It suits our common purpose, and we go on.
All this goes to show that, although we may use hundreds of word-symbols, they have no real significance or purpose in our life -only their meaning has.
We have become the victims of symbolism.
Symbolism has a tremendous value in our life, it has a wonderful place in our life.
We can't live without making use of symbolism.
But, as with everything else in life, if we allow these instruments to make use of us, we are gone.
Wealth is very good, very necessary.
Somebody asked me the other day, "You are a Swami, you don't have a bank account, you don't have any possessions, no family, no property? Is it true? You don't handle money at all?"
I said, "Of course, I handle money. I travel from country to country. I can't go to the airport and thumb a lift. I have to pay a ticket. Money is necessary for everybody. Food is necessary for everybody. But the moment 'we' become necessary for 'that' bank account, we are doomed.
So long as I possess the money, it is perfectly all right.
If that money begins to possess me, I am sunk.
We need this symbolism.
Somebody has a cross, a crucifix, hanging around the neck, to remind them of Jesus Christ, His wonderful life, His great sacrifice.
I have got my own. My Master.
Whenever I feel a bit depressed, I open my locket, and I look at him.
But then somebody said to me, "Your locket is getting a bit rusty and dirty, shall I gold plate it ?"
Now there is some trouble.
Shall we gold plate it?
Shall we make it a golden locket?
If it is golden, I am not going to look the inside anymore.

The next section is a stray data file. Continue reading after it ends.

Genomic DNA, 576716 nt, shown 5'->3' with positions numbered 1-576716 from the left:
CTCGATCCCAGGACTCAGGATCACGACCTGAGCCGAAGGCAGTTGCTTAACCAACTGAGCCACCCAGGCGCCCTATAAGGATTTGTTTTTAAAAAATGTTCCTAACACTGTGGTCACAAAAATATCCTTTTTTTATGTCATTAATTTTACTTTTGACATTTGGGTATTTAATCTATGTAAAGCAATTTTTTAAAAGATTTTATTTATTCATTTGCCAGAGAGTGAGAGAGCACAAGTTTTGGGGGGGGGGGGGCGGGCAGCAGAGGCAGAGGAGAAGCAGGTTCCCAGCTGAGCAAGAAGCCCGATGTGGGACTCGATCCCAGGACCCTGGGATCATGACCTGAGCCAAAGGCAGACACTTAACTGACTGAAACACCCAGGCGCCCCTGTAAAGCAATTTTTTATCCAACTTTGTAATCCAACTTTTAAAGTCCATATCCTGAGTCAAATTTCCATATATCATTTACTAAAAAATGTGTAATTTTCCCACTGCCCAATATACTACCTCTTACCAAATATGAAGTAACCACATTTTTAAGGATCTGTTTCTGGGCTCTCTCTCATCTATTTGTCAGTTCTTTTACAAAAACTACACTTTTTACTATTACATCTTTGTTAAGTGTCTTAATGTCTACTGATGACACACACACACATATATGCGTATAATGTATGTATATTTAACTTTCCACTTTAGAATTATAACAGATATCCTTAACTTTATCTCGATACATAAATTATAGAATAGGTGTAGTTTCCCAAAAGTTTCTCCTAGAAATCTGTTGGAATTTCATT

I am going to be admiring the outside.
This is where the symbol loses its symbolism, and we crucify the spirit afresh.
It is finished, so far as we are concerned.
We don't want to understand what the symbolism means, we worship the symbol.
Why do we worship the symbol?
Not to remind us of the meaning.
Not in order to enable us to meditate on the symbol.
But, as a very cunning and wonderful substitute for the necessity to follow that symbolism.
Why do I worship the Buddha?
Why do I worship my Guru?
As a substitute for following him?
This would make it a tragedy, this leads to a tragedy.
I worship my Guru.
Yes, of course I worship my Guru.
In order that I may meditate upon him, and follow His teachings.
Not as a substitute for it.
Our life is full of symbolism.
Without symbolism, we cannot live.
But that symbolism exists to be understood, and rightly applied to our life.
Then it serves its purpose.
Back to these two words - Raga and Dwesha.
I gave you such long explanation, because the moment a word is uttered, the moment you jump up and say, "Ahhh, I have understood," it is probably a very clear indication you have not.
When you use words like Raga, Dwesha, passion or desire, ambition, anger, dislike, you feel "Oh, that is bad."
Now, that means you have not understood.
We have a passion for labels.
Here is a watch. It is a nice timepiece, a good brand. It is first class!
It has a couple of words on it, a label.
"Oh it must be wonderful, super first class."
How do we know?
We are guided by the labels.
Our good sisters and mothers go to a shop to buy a dress.
They determine its value on the basis of the price tag.
"Oh, it costs twentyfive dollars! It must be good."
The same dress, but it costs only two dollars, and so, "It's no good."
Only two dollars, cheap!
Or we look for some big name.
"Made in Switzerland."
Labels and labels and labels.
The same thing with Mr. So-and-So.
If you find a lot of letters - titles - after his name, he must be a great man.
We have already made up our mind that he is that.
Labels and labels and labels.
This is extended to philosophy and metaphysics.
Labels, words.
We don't look for the meaning at all.
Take, for instance, ambition.
"Yes, I have understood what ambition means. All ambition is bad. Right ?"
No, wrong.
Here again, the general rule is that there is no general rule.
We look for a general rule, we want to make our lives so easy and sloppy.
We don't want to think, we don't want to understand.
Somebody must give us a ready made answer.